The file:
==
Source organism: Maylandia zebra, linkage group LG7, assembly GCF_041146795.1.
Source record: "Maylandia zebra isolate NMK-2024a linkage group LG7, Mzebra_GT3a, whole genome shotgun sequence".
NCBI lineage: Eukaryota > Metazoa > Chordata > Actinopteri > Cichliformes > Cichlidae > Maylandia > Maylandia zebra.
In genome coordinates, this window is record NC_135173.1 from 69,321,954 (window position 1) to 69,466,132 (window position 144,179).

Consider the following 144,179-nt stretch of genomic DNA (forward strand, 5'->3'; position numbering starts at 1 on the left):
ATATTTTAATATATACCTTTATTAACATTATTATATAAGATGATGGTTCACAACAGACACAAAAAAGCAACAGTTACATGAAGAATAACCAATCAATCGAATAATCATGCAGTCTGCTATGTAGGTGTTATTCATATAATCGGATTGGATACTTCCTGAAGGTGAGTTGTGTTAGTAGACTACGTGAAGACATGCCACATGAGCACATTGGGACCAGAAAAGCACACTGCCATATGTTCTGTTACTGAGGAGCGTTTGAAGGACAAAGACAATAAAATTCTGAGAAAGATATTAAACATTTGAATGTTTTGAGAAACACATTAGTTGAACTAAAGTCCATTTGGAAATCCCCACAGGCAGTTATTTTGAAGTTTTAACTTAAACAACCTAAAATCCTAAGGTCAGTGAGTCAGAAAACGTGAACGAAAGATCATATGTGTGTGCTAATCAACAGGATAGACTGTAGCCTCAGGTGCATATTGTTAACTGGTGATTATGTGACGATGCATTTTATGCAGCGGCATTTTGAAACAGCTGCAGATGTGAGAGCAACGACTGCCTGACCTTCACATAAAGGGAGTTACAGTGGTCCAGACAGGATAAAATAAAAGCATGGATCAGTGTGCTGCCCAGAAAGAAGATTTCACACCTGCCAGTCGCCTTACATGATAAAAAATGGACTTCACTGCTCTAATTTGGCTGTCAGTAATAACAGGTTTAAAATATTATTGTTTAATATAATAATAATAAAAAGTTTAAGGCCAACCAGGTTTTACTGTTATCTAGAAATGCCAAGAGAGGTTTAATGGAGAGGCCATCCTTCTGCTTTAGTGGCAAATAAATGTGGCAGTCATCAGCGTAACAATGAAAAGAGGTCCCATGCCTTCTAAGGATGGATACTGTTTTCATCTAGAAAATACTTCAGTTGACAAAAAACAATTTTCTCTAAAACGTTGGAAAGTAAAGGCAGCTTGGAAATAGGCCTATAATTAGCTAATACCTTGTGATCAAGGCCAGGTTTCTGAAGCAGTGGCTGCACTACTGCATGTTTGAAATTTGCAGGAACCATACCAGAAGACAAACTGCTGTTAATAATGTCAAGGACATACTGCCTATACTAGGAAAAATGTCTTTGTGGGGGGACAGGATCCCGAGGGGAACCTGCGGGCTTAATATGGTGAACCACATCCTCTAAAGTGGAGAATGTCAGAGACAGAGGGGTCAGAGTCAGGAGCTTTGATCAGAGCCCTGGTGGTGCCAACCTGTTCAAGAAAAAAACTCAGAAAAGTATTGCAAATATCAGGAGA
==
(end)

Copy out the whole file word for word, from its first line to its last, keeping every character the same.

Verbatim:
Source organism: Maylandia zebra, linkage group LG7, assembly GCF_041146795.1.
Source record: "Maylandia zebra isolate NMK-2024a linkage group LG7, Mzebra_GT3a, whole genome shotgun sequence".
NCBI lineage: Eukaryota > Metazoa > Chordata > Actinopteri > Cichliformes > Cichlidae > Maylandia > Maylandia zebra.
In genome coordinates, this window is record NC_135173.1 from 69,321,954 (window position 1) to 69,466,132 (window position 144,179).

Consider the following 144,179-nt stretch of genomic DNA (forward strand, 5'->3'; position numbering starts at 1 on the left):
ATATTTTAATATATACCTTTATTAACATTATTATATAAGATGATGGTTCACAACAGACACAAAAAAGCAACAGTTACATGAAGAATAACCAATCAATCGAATAATCATGCAGTCTGCTATGTAGGTGTTATTCATATAATCGGATTGGATACTTCCTGAAGGTGAGTTGTGTTAGTAGACTACGTGAAGACATGCCACATGAGCACATTGGGACCAGAAAAGCACACTGCCATATGTTCTGTTACTGAGGAGCGTTTGAAGGACAAAGACAATAAAATTCTGAGAAAGATATTAAACATTTGAATGTTTTGAGAAACACATTAGTTGAACTAAAGTCCATTTGGAAATCCCCACAGGCAGTTATTTTGAAGTTTTAACTTAAACAACCTAAAATCCTAAGGTCAGTGAGTCAGAAAACGTGAACGAAAGATCATATGTGTGTGCTAATCAACAGGATAGACTGTAGCCTCAGGTGCATATTGTTAACTGGTGATTATGTGACGATGCATTTTATGCAGCGGCATTTTGAAACAGCTGCAGATGTGAGAGCAACGACTGCCTGACCTTCACATAAAGGGAGTTACAGTGGTCCAGACAGGATAAAATAAAAGCATGGATCAGTGTGCTGCCCAGAAAGAAGATTTCACACCTGCCAGTCGCCTTACATGATAAAAAATGGACTTCACTGCTCTAATTTGGCTGTCAGTAATAACAGGTTTAAAATATTATTGTTTAATATAATAATAATAAAAAGTTTAAGGCCAACCAGGTTTTACTGTTATCTAGAAATGCCAAGAGAGGTTTAATGGAGAGGCCATCCTTCTGCTTTAGTGGCAAATAAATGTGGCAGTCATCAGCGTAACAATGAAAAGAGGTCCCATGCCTTCTAAGGATGGATACTGTTTTCATCTAGAAAATACTTCAGTTGACAAAAAACAATTTTCTCTAAAACGTTGGAAAGTAAAGGCAGCTTGGAAATAGGCCTATAATTAGCTAATACCTTGTGATCAAGGCCAGGTTTCTGAAGCAGTGGCTGCACTACTGCATGTTTGAAATTTGCAGGAACCATACCAGAAGACAAACTGCTGTTAATAATGTCAAGGACATACTGCCTATACTAGGAAAAATGTCTTTGTGGGGGGACAGGATCCCGAGGGGAACCTGCGGGCTTAATATGGTGAACCACATCCTCTAAAGTGGAGAATGTCAGAGACAGAGGGGTCAGAGTCAGGAGCTTTGATCAGAGCCCTGGTGGTGCCAACCTGTTCAAGAAAAAAACTCAGAAAAGTATTGCAAATATCAGGAGA